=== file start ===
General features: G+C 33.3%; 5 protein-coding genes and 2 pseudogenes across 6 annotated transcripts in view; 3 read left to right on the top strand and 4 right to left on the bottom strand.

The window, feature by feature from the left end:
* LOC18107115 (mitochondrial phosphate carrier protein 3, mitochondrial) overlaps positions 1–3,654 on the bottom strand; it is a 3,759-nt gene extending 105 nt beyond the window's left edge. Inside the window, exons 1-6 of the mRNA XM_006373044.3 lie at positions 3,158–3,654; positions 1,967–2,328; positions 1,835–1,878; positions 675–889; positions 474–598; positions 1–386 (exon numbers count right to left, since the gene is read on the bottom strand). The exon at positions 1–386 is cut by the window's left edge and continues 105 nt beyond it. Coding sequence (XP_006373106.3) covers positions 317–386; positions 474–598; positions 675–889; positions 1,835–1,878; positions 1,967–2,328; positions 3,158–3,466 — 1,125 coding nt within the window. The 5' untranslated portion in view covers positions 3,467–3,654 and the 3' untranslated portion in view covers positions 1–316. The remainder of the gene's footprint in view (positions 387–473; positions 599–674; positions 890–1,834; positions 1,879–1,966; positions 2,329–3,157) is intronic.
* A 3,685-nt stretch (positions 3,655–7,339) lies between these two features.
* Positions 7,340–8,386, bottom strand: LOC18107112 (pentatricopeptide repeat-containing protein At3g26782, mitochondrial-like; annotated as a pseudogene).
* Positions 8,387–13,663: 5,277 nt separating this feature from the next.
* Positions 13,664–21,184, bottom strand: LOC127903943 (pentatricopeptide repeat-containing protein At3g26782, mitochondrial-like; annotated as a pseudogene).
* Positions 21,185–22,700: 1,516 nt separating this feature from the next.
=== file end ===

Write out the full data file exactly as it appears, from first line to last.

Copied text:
General features: G+C 33.3%; 5 protein-coding genes and 2 pseudogenes across 6 annotated transcripts in view; 3 read left to right on the top strand and 4 right to left on the bottom strand.

The window, feature by feature from the left end:
* LOC18107115 (mitochondrial phosphate carrier protein 3, mitochondrial) overlaps positions 1–3,654 on the bottom strand; it is a 3,759-nt gene extending 105 nt beyond the window's left edge. Inside the window, exons 1-6 of the mRNA XM_006373044.3 lie at positions 3,158–3,654; positions 1,967–2,328; positions 1,835–1,878; positions 675–889; positions 474–598; positions 1–386 (exon numbers count right to left, since the gene is read on the bottom strand). The exon at positions 1–386 is cut by the window's left edge and continues 105 nt beyond it. Coding sequence (XP_006373106.3) covers positions 317–386; positions 474–598; positions 675–889; positions 1,835–1,878; positions 1,967–2,328; positions 3,158–3,466 — 1,125 coding nt within the window. The 5' untranslated portion in view covers positions 3,467–3,654 and the 3' untranslated portion in view covers positions 1–316. The remainder of the gene's footprint in view (positions 387–473; positions 599–674; positions 890–1,834; positions 1,879–1,966; positions 2,329–3,157) is intronic.
* A 3,685-nt stretch (positions 3,655–7,339) lies between these two features.
* Positions 7,340–8,386, bottom strand: LOC18107112 (pentatricopeptide repeat-containing protein At3g26782, mitochondrial-like; annotated as a pseudogene).
* Positions 8,387–13,663: 5,277 nt separating this feature from the next.
* Positions 13,664–21,184, bottom strand: LOC127903943 (pentatricopeptide repeat-containing protein At3g26782, mitochondrial-like; annotated as a pseudogene).
* Positions 21,185–22,700: 1,516 nt separating this feature from the next.